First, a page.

You know, I have never been one to call my work impressive (there is so much room to grow), but I just had to, to make a point. That being that dedicating one's life to something so chided, so skewered, so publicly open to criticism and bracing against the slings and arrows of that criticism while continuing forward to find one's artistic truth, well, that takes pretty big cajones. Well, either that or a thick skull but I'll go with cajones on this one.

There were more artistic challenges to the evening, but I've highlighted this one in particular. Mr. Pollock, I get it, and I am sorry I ever bad-mouthed your work. Who would have thought I would feel a kinship with him, but I sure as heck do, and I would defend his work as strenuously as any other artists'. And amazingly enough, my own work as well. I have little Ms. Confident to thank for that.

Sunday, November 14, 2010

When Smaller is Better!


I don't usually show a painting in the midst of the pangs of becoming but I wanted to share how a brief moment of insight can set EVERYTHING right.

I was having some trouble. I have been working on a large 36" x 24" painting that I wanted to convey the pure unbridled joy of creation. The sun and rays were great, and the river had some good work but the land masses were too hot.


Behold the small format miracle. As I had sat down, once again, in front of the large painting, wondering  on how best to work this, an idea, a visual came to me. I needed to sketch out the painting from scratch, small format. So, I resisted inertia, grabbed a 5" x 7" canvas board, some watercolor pencil crayons and manganese blue watercolor and did it. This above was the result!

So you can see, within one hour, I was able to solve the color and design riddle. I will put aside the larger painting, for now, and will work from the color study to create a new painting.

I love when I actually listen to that artistic guidance that whispers in my mind's eye and ear. Sometimes when something isn't working you have to let it go and try something new. I am glad I heeded the call.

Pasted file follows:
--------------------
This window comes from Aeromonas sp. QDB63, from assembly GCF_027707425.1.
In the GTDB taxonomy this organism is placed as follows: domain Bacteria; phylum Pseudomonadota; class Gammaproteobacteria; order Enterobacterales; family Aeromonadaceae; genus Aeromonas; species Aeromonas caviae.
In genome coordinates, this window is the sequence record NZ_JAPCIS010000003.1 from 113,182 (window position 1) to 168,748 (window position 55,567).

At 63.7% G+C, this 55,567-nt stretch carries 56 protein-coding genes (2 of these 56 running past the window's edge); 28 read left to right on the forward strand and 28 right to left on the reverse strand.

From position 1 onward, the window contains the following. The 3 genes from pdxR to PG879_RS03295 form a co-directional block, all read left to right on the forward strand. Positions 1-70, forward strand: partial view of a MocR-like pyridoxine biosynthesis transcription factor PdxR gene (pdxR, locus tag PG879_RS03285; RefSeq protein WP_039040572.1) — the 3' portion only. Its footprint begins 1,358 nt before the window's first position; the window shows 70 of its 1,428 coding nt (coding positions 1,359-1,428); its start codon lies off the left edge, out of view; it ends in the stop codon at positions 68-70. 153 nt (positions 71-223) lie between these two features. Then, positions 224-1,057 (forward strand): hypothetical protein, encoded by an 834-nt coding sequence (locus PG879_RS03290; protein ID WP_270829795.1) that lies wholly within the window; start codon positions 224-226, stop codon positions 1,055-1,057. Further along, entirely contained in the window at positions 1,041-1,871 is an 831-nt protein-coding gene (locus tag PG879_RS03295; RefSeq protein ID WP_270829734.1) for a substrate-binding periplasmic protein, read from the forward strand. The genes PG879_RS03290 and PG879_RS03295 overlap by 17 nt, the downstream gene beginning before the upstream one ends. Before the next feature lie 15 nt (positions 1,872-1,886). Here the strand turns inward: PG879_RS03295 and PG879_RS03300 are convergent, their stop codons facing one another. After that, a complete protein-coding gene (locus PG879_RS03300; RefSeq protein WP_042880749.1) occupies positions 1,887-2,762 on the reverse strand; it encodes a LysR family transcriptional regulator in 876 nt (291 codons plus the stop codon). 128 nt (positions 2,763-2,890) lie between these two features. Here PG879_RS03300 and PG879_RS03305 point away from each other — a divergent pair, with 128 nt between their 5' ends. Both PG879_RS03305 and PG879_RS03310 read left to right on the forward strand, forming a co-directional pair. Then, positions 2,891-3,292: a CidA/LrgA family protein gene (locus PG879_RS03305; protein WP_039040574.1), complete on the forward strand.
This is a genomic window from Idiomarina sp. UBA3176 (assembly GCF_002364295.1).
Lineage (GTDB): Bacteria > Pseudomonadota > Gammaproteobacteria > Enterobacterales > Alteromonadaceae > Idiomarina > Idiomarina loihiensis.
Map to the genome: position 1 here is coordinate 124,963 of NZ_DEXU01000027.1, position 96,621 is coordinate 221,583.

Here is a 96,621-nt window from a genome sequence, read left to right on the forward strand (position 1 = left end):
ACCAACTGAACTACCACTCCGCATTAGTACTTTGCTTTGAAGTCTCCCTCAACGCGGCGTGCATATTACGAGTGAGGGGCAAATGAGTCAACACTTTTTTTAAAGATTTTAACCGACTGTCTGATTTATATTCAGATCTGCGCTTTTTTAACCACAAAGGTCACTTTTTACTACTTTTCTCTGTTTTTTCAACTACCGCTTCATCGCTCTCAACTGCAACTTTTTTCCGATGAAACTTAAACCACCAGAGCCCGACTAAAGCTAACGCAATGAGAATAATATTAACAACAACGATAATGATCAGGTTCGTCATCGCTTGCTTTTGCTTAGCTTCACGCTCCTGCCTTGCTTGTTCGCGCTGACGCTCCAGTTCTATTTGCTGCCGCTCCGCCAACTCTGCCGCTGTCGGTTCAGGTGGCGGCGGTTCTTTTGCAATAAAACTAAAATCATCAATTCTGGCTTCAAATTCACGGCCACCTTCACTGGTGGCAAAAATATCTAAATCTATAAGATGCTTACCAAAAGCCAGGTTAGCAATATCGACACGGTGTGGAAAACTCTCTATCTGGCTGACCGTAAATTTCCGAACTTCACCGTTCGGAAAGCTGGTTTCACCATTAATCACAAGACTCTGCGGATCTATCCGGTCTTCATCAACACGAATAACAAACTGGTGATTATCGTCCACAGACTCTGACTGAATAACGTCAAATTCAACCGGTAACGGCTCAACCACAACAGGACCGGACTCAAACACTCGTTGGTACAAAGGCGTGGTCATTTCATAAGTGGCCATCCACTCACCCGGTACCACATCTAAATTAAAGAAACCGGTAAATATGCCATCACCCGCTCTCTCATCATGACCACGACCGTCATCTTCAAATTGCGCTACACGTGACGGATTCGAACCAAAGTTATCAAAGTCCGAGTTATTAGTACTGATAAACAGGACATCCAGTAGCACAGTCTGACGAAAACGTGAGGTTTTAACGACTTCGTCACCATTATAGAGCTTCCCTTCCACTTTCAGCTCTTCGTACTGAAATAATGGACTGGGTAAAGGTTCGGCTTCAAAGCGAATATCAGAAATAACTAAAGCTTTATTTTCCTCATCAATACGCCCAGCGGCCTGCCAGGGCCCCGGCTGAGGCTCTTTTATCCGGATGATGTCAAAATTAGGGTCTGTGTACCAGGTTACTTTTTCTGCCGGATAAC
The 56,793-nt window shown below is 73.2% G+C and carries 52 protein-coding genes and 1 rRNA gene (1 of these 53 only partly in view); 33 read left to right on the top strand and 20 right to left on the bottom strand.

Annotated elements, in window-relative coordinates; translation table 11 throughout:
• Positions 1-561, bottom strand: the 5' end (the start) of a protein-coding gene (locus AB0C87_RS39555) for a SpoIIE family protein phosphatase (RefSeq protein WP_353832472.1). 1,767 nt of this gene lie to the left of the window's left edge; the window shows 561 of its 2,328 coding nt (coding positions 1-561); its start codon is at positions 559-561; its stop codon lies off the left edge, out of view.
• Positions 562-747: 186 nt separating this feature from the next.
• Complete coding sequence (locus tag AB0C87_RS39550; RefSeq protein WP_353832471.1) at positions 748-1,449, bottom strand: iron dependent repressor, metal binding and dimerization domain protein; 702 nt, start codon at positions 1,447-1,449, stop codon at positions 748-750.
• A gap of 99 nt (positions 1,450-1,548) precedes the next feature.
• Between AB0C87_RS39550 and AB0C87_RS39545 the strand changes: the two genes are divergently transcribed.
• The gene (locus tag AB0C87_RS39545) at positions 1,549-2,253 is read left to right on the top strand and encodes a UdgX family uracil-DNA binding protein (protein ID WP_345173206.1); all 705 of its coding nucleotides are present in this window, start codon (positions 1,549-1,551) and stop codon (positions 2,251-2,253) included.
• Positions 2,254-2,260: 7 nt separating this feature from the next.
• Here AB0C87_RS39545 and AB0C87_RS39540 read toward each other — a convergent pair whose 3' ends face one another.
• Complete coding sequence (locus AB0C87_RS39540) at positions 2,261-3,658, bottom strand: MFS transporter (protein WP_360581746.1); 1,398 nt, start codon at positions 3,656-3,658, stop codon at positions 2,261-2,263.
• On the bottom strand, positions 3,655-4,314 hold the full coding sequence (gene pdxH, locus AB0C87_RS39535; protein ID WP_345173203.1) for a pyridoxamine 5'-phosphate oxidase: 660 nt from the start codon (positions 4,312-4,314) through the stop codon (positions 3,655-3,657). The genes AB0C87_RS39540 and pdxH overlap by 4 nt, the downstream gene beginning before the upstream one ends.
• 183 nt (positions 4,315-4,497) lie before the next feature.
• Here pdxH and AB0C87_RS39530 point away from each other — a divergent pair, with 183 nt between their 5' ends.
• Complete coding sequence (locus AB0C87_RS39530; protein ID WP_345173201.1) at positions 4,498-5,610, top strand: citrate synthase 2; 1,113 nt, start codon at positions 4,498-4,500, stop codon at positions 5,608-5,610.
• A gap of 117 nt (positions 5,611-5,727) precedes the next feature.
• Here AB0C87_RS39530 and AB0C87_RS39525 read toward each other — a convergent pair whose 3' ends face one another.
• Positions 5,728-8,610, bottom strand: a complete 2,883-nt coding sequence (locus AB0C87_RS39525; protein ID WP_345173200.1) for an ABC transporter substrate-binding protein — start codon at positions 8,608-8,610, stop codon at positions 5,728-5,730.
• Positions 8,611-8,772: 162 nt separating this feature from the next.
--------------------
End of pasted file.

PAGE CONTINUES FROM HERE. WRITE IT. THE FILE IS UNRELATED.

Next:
Thursday, November 11, 2010

The RIGHT frame


I just finished framing these last night and I must say, the frames just make this triptych SPECTACULAR! It costs more, to frame them then ship them BUT you have to be true to the piece and this piece, well, floater frames were MADE for contemporary art like this! Just compare them to when I posted them earlier on in the blog without framing. They look good but the frames just finish them perfectly.

They'll soon be on their way to Modern Country Interiors in Saskatoon, Canada, for display and sale. I just know they won't last long and, to be honest, it kind of hurts to let them go. They just GLOW. It's like having a fireplace sans fire. Oh well, they're on their way to their new home. Congrats on whomever gets them!

Wednesday, November 3, 2010

This won $50,000.00 Should it have?



This was the winner in the 2010 Grange Photographic Canadian and International Competition. It is titled, "Doorknob" and is a chromogenic print by artist, Mr. Kristan Horton.

What do you think, either way, and why?

As for me, well,  I had to really peer into it to see what it was at first. If that was one of the criteria, to engage the viewer, it did that. But I was studying to make sense of it, visually and subjectively. If that was another criteria then, check mark again.

Okay, Mr. Horton, I maybe missing some things here but it reminds me of investigative work, trying to see what the medium can do and that is fine, but not as a final subject. It reminds me of, and forgive me, but, kind of taking an image and going a bit crazy with photoshop.

As an artist myself I do hesitate to negatively criticize any artist's work. So this piece is not bad, I just don't think it is a finished work and still has some design issues to work out. That's my humble opinion. However the longer I look at it the more mesmerizing it becomes and I am not being sarcastic. You see, it's the artist mind, always inquisitive, looking more and more into things.

Well that's my take on it. What's yours?